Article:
Neither is easier. They're both demanding to play well, and being able to do well on BOTH is even more of a challenge. They're different mindsets first of all. And then it depends on what you mean by "play well". Guitarist CAN get by without knowing anything about what they're doing. You CAN play guitar if all you know is that this shape is a C chord, but bass players have to understand on some level what a C chord is. However, to play well means to me that one can extrapolate from the basics to make music. That means you have to understand how things work.
Playing guitar has helped my bass playing because it allows me to really understand harmony in a way that a typically monophonic instrument wouldn't. And likewise, playing bass has helped my guitar playing because it helped me NOT look at chords as static shapes, but combinations of different voices and melodies.
Sure, standing there playing bad pentatonic minor solos and bashing power chords for a 12 bar blues is easier than playing good bass in that situation. But understanding when to play a full six-note barre chord versus grabbing a little Curtis Mayfield sliding triad is just as hard as nailing a Rocco pattern, walking at 140 BPM, or copping Jerry Jemmott's feel on "Think".
loaded question! since I started playing guitar more than a decade before I touched a bass I can't objectively comment. . . I will say being a bass player is blessedly easier from a gear/gear stability standpoint on a gig!! (I'd like to note I'm not a pedal nut - though I do use 2)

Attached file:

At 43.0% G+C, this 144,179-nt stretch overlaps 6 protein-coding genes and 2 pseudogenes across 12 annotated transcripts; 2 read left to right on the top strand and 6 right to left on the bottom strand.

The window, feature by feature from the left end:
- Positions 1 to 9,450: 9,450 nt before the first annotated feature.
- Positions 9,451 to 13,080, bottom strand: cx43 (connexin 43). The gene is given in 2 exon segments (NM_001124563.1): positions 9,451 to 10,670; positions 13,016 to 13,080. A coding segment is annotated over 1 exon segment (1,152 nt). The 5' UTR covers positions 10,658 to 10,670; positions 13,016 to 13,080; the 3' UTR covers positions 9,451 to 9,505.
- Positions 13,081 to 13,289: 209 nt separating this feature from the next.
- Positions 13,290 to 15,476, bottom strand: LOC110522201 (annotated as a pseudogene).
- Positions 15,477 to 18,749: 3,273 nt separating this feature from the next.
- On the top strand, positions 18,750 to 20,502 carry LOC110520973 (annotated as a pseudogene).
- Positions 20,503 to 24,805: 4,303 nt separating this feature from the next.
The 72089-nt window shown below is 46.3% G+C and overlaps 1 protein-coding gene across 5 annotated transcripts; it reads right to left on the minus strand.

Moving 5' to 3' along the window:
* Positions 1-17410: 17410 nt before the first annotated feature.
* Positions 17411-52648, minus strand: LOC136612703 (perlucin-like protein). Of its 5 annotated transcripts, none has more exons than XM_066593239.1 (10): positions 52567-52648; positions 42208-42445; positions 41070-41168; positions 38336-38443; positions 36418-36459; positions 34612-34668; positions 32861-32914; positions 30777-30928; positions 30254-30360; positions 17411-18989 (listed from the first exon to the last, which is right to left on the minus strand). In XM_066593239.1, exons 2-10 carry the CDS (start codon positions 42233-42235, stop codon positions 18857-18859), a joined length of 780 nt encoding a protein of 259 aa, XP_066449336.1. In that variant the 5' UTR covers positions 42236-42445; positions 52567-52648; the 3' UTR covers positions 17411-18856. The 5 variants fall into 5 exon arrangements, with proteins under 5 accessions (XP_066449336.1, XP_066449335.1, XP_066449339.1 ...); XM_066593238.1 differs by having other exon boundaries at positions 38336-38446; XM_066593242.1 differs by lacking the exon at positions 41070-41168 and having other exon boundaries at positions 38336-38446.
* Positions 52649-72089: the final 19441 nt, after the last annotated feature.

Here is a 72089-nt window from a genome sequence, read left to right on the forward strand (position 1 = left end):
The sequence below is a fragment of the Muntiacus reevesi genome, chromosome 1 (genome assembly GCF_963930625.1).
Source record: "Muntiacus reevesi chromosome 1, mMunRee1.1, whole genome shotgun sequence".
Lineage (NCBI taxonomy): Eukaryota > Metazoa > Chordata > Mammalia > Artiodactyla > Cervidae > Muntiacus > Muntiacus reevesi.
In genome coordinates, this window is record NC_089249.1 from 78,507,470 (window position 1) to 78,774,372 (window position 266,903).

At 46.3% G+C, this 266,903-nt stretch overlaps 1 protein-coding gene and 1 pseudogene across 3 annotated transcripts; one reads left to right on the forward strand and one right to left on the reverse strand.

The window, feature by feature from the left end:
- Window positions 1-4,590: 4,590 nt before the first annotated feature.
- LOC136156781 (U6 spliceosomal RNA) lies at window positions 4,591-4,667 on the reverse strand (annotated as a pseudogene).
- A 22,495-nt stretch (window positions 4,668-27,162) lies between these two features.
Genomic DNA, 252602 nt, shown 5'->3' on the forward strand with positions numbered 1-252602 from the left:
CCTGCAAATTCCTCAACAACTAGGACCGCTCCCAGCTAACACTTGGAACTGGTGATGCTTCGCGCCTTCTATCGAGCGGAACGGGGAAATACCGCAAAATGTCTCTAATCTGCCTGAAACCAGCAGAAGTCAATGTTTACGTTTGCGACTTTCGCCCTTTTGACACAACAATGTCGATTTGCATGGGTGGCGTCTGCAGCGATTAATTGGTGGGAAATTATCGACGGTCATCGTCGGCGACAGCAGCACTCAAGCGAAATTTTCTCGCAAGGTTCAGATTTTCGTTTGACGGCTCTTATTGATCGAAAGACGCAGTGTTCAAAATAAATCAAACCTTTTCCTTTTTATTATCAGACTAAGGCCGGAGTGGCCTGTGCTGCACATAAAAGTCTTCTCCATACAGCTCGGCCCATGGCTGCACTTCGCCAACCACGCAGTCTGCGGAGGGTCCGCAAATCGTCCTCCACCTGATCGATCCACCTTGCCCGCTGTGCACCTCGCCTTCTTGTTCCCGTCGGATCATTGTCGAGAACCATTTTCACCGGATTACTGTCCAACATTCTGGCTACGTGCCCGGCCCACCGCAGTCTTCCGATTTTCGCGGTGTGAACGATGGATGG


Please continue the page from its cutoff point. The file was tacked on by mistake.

I think they are equally difficult to become great at.
That said, I think practice is easier with a guitar because you can play/sing a cohesive song front to back. Just bass you really need to play along with some music.
Play the most difficult solo you know on guitar. Then try to play it on bass.......
It's music that is easy or difficult. Instruments only vary slightly with ease of playability. Piano is one of the easiest instruments to physically play. Most of the music written for piano makes the playing of it far, far more difficult.
To execute things on a guitar is easier for me. And singing with a guitar is really easy--- I can't do that with bass.
But to really "feel" the music and write parts. Bass is easier. I just feel the groove more playing bass. The bass lines just kind of flow out and I don't have to think as much.
For me, bass... very natural in my hands. They didn't like guitars at ALL
I write all my material on guitar
I play bass live/on recordl and let a real guitarist play live/on record.
Not entirely sure how to answer TBH, i started out on both guitar and bass at the same time and my bass playing slays my guitar playing, always has....
I think bass is 'easier' if you're a guitarist who graduates to the bass as I did, rather than a bassist going to guitar.
But as others have mentioned, the definitions are too vague. For some, learning the guitar chords of C, G, & D can provide you with the ability to play dozens of songs. On bass, if you can play an eighth-note root over those chords, that's pretty easy also. As Roy Clark used to say, "Hey! You're making music!"
I believe both instruments fall under the same adage...they're both easy to learn, but they're both difficult to master. As much as I've become a bass convert, I'd still have to say guitar is harder to excel at.